JOHNNY DEATHSHADOW sound like the name of a back street super hero. Thanfully they are more than that. Answers from Johnny. Anders Ekdahl ©2017
A band sets the tone for the band. With the right name you don’t really need any sort of declaration of intent. Was it hard to come up with a name? What does the name mean to you?
-It wasn’t hard as we had a clear idea. When we started out we were playing essentially horrorrock versions of pop hits so I thought we should have a pop star like name, so the idea was that a Horrorpunk pop star could be named Johnny Deathshadow. I think it’s fun and still sounds cool and now that we’ve spent years under the Johnny Deathshadow banner it’s important to us as we worked so hard to get the band to where it is today.
Who would say are the founding stones of the kind of sound you have? Who are your house Gods and how have they coloured your music?
-We come from different backgrounds and brought a lot of influences into our sound and decided to open our style to all of them so there is Hardcore, Punkrock, Industrial and even some Hip Hop influences in there. Of course there are some artists that have been important to us as examples in our own scene as well, for example Die Krupps, Combichrist or Nine Inch Nails.
When you play slow do you have to think differently arranging the music than if you play faster and vice versa?
-For us we write however the music comes to us, so if its a slower song it doesn’t make that much of a difference in the process. Basically we decided to write, arrange and play our music how we like it and not to limit ourselves.
Playing live is a totally different beast to studio work. How does your music work in a live environment?
-We are a live band first and I think playing live will always be the most important part of this for us. It’s cool to be in control of every sound and note in the studio but nothing beats the pure raw energy of a rock band playing live. I always try to play every show with all the energy I got and drain myself with it, in the studio this wouldn’t work as there’s takes to do after it and you don’t want movement and spontaneity to interfere with the records quality.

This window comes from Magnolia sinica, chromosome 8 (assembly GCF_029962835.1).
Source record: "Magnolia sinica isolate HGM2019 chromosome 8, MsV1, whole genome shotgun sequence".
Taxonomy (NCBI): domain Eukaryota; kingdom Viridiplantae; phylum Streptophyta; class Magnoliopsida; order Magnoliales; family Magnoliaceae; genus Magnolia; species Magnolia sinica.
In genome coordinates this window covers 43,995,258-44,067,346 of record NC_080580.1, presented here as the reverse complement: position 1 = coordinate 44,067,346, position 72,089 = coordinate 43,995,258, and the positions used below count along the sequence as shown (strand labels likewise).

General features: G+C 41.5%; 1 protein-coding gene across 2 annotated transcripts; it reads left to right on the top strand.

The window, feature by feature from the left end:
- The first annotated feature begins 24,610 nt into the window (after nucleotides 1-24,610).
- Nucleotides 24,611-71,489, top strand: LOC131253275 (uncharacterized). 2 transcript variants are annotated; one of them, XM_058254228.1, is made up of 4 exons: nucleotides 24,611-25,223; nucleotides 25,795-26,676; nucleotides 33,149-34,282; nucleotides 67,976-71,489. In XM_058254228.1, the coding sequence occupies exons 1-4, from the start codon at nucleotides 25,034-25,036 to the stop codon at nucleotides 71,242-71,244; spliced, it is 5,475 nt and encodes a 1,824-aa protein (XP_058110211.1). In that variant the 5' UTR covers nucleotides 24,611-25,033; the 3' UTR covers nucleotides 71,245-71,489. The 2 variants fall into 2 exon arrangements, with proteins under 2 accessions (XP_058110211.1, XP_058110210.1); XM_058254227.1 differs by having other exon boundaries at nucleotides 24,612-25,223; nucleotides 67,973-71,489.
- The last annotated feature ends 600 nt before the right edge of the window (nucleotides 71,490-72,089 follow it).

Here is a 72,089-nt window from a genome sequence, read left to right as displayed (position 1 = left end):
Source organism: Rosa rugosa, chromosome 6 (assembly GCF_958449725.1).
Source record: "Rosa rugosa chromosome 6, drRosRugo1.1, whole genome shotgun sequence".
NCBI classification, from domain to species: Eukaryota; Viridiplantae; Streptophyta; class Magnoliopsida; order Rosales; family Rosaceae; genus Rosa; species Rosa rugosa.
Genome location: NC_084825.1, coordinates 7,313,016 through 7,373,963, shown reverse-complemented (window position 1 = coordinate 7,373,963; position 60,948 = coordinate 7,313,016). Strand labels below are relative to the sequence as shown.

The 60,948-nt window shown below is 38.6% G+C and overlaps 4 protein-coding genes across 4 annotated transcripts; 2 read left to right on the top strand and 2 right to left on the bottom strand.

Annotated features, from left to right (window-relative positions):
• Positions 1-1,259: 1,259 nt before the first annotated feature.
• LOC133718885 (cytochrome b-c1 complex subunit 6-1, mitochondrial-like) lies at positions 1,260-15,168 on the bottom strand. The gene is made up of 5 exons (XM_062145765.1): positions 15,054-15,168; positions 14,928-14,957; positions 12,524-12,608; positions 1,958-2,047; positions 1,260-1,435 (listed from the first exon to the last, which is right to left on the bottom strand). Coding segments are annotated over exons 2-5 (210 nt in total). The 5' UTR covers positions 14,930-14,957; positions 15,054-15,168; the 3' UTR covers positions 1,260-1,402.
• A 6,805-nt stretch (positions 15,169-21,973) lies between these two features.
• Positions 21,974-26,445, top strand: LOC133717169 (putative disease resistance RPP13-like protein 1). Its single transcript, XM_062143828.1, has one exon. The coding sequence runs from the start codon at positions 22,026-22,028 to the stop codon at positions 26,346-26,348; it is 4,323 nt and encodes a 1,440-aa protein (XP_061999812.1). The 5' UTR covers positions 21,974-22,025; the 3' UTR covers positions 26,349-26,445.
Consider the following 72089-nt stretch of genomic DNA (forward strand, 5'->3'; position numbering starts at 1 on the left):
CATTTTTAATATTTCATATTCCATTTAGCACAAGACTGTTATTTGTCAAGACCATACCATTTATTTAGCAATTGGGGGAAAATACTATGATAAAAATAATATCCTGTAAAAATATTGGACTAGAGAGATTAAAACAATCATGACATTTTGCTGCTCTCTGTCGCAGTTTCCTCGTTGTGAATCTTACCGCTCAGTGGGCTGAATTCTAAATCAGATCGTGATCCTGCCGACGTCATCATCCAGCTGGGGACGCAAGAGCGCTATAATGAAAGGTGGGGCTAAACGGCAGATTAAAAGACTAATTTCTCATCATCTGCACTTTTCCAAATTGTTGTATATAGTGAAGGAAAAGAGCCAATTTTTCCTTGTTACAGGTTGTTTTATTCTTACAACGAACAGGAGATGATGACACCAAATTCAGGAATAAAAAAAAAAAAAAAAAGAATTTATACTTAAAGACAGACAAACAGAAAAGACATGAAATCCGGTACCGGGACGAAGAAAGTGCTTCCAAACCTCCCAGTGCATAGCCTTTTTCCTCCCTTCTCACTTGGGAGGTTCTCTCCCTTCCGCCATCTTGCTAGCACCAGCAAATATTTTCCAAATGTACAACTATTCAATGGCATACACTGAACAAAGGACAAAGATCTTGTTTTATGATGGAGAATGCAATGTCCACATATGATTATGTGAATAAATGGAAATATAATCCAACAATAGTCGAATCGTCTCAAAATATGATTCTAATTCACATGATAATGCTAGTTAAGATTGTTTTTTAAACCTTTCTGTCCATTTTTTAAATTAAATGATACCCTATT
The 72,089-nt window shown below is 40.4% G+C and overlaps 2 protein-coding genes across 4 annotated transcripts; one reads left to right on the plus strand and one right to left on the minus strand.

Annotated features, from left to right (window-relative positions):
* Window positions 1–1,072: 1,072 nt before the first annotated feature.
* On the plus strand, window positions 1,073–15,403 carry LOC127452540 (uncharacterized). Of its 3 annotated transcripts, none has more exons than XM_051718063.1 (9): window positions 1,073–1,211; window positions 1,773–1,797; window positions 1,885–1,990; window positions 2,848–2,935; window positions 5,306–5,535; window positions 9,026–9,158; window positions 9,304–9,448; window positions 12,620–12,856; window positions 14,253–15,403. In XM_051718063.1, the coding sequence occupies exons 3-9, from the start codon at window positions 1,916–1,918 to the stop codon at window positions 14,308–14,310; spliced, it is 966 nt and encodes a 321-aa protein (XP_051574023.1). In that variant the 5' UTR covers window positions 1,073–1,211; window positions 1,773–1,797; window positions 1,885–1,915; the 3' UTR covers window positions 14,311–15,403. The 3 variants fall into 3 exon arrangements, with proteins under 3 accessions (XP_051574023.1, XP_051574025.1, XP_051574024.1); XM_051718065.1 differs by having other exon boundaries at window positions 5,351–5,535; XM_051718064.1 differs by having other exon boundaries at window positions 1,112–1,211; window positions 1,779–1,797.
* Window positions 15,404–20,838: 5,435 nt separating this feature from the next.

How important is having a label to back you up today when you can just release your music on any sort of platform online? Are there any negative consequences to music being too readily available to fans?
-We decided to go the old fashioned way with a label, a publisher and a distribution network working for us. This cuts into our profits but I think this system still has some valid uses as it gives the band more manpower, multiplicators and lets us focus more on the music and live show. The saturation with new music coming out basically every hour has definitely damaged the worth of music and the sustainability of writing and performing it. Still the internet gives musicians nowadays a lot of possibilties that I wouldn’t want to miss.
I get the feeling that fans that are true to a band, is a lost thing with the easy access to music these days. Do you feel that this is a bad thing or are there any positive aspects of it at all?
-There are still hardcore fans that stick to bands but the big variety of course makes it easier for them to find something ‘better’ next week. This might be a good thing though as I think quality will prevail eventually.
What to you is a great front cover? What should a cover have to make it great?
-A great front cover should not only catch your eye but enable an instant connection to the design, to make you feel something immediately. It shouldn’t need explanation but give you an understanding of the artists aesthetics right away.
Do you feel that you are part of a national scene? What is the climate for metal in your country?
-Our music which is essentially some kind of hybrid of gothic and metal styles puts us right between those scenes, I do think however that both are open to us and we ‘work’ really well in both scenes. In Germany we have a large scene with big festivals and a lot opportunities so we’re lucky. We do also love to tour the UK though as the metal scene there also seems to be really welcoming to us.
I use Spotify and Deezer but only as compliment to buying CDS (it’s easier to just have your phone or pad when you’re out) but I fear that soon music as we know it will be dead and buried. What are your worries as a band?
-I do think physical formats will eventually only exist in smaller editions as collectors pieces but humans always make and consume art and have an engrained need for it so good music will survive.
What lies in the future?
-We will play three of the biggest festivals in germany (Wacken, Mera Luna and WGT) which we’re really looking forward to, then there will be more touring and we have started to write for our second album, so we got a lot of stuff ahead of us for 2017 and 2018.